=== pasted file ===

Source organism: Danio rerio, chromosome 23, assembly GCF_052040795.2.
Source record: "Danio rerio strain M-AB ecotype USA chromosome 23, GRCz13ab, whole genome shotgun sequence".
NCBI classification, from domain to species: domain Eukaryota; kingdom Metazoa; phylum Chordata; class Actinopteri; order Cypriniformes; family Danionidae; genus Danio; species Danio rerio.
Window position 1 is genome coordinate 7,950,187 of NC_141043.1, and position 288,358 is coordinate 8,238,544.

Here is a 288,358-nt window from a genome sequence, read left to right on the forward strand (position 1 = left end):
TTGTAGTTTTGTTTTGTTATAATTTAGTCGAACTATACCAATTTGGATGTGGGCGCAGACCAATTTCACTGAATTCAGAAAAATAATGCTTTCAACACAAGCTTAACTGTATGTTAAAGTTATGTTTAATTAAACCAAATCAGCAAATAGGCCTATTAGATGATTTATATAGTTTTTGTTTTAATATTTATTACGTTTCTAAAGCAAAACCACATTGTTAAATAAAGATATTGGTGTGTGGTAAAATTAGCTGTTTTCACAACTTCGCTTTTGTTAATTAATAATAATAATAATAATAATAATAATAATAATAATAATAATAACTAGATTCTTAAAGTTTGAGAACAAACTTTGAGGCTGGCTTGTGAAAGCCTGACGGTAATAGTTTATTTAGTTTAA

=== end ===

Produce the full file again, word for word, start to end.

Source organism: Danio rerio, chromosome 23, assembly GCF_052040795.2.
Source record: "Danio rerio strain M-AB ecotype USA chromosome 23, GRCz13ab, whole genome shotgun sequence".
NCBI classification, from domain to species: domain Eukaryota; kingdom Metazoa; phylum Chordata; class Actinopteri; order Cypriniformes; family Danionidae; genus Danio; species Danio rerio.
Window position 1 is genome coordinate 7,950,187 of NC_141043.1, and position 288,358 is coordinate 8,238,544.

Here is a 288,358-nt window from a genome sequence, read left to right on the forward strand (position 1 = left end):
TTGTAGTTTTGTTTTGTTATAATTTAGTCGAACTATACCAATTTGGATGTGGGCGCAGACCAATTTCACTGAATTCAGAAAAATAATGCTTTCAACACAAGCTTAACTGTATGTTAAAGTTATGTTTAATTAAACCAAATCAGCAAATAGGCCTATTAGATGATTTATATAGTTTTTGTTTTAATATTTATTACGTTTCTAAAGCAAAACCACATTGTTAAATAAAGATATTGGTGTGTGGTAAAATTAGCTGTTTTCACAACTTCGCTTTTGTTAATTAATAATAATAATAATAATAATAATAATAATAATAATAATAATAACTAGATTCTTAAAGTTTGAGAACAAACTTTGAGGCTGGCTTGTGAAAGCCTGACGGTAATAGTTTATTTAGTTTAA